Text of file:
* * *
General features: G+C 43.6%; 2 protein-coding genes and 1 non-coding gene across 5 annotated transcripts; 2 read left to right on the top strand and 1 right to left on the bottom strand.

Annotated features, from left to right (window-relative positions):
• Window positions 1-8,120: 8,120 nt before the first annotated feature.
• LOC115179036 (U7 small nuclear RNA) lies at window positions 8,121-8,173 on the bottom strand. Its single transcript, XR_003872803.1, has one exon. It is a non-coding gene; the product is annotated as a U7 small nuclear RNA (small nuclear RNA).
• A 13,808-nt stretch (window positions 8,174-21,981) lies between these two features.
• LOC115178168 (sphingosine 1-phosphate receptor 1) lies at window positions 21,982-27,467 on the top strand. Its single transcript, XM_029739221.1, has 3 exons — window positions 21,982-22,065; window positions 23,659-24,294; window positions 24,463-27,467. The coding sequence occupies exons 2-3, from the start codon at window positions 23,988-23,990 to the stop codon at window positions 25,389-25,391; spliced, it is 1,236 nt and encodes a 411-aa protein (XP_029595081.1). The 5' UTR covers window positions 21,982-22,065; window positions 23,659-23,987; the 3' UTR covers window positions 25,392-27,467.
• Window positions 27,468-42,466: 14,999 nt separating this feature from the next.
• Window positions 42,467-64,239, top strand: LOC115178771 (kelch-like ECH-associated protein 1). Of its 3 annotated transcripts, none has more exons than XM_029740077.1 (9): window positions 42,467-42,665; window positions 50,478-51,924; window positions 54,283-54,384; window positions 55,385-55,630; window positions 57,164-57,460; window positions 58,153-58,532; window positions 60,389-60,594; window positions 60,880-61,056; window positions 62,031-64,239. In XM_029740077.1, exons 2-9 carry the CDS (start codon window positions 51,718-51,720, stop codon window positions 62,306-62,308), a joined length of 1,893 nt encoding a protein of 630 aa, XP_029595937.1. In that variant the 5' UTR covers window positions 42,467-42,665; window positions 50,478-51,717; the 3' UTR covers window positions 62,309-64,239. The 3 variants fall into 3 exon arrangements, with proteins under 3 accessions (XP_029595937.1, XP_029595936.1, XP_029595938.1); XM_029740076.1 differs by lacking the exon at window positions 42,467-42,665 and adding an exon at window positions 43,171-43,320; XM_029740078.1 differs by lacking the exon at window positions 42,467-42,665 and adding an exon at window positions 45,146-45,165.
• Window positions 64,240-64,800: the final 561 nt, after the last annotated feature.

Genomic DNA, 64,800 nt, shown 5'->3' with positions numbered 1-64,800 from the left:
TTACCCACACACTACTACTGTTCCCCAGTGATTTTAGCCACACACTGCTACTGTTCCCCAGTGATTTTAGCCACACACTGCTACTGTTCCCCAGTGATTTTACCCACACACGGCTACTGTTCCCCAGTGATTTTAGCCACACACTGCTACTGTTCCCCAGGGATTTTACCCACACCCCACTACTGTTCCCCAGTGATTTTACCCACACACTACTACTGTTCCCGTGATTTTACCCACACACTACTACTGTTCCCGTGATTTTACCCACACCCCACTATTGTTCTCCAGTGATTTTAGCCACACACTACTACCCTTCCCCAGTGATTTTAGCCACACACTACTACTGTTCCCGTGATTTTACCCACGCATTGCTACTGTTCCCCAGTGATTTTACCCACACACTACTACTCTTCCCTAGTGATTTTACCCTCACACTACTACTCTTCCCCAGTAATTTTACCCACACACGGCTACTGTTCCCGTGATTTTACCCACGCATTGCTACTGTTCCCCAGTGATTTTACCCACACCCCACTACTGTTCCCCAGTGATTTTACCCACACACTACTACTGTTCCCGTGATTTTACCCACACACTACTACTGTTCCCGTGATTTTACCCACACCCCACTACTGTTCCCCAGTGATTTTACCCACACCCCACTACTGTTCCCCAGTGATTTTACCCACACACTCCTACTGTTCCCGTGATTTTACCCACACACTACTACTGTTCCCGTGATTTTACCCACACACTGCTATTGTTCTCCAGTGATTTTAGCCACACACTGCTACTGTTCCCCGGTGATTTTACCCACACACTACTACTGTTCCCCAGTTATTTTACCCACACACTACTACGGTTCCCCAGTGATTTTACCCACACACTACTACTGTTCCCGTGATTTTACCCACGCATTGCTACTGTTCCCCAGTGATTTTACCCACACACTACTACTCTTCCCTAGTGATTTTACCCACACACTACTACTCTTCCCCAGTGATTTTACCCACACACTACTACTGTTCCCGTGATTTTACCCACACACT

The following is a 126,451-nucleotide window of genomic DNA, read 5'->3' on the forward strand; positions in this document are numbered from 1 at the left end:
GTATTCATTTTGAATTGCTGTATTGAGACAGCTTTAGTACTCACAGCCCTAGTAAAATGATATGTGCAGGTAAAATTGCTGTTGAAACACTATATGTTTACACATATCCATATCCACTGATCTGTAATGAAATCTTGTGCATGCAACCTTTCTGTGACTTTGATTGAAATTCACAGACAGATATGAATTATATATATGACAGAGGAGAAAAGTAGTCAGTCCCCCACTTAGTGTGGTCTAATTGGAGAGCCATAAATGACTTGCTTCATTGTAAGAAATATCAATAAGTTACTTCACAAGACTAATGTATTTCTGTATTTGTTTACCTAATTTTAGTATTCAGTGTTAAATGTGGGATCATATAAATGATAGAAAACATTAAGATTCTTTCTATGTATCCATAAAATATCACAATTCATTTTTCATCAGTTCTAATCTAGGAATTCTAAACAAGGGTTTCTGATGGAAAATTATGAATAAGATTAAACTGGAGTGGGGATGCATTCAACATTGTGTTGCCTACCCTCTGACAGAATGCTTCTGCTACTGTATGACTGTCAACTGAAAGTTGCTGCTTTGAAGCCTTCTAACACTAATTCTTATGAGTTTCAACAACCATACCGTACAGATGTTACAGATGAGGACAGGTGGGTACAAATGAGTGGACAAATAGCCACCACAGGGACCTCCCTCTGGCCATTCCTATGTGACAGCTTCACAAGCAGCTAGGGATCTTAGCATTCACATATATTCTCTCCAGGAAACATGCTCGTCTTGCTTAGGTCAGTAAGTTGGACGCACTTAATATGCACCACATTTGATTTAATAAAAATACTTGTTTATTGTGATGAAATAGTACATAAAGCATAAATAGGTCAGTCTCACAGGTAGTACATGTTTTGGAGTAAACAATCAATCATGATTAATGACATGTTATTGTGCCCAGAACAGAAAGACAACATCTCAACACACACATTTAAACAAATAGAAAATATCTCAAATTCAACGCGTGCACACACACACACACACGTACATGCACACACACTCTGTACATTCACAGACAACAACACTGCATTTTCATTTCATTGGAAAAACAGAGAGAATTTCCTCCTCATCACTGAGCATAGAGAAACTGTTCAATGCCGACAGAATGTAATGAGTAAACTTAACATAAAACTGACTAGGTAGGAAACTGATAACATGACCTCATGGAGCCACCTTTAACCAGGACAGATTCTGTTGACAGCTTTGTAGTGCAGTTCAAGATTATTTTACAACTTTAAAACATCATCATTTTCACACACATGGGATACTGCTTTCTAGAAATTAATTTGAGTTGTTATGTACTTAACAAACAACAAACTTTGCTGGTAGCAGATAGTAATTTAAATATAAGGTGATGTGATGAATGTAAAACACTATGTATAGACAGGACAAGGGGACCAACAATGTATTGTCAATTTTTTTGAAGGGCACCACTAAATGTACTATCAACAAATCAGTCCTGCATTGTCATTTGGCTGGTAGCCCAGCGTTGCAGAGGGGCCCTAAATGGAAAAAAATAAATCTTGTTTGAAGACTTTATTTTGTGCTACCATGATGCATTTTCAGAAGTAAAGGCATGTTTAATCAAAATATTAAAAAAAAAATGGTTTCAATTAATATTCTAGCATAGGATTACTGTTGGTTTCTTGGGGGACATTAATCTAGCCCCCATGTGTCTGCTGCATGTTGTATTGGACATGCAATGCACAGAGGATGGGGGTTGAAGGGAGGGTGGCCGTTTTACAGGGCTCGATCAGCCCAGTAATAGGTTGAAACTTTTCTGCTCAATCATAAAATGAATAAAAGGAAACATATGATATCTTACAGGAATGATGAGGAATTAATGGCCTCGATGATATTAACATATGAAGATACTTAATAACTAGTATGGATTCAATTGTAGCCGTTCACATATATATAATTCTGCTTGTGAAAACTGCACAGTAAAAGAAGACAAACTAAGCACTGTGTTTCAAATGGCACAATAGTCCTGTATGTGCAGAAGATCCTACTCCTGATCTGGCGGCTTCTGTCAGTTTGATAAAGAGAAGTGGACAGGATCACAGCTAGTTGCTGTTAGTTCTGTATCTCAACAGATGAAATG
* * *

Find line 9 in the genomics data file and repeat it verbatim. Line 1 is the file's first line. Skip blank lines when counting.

• Window positions 64,240-64,800: the final 561 nt, after the last annotated feature.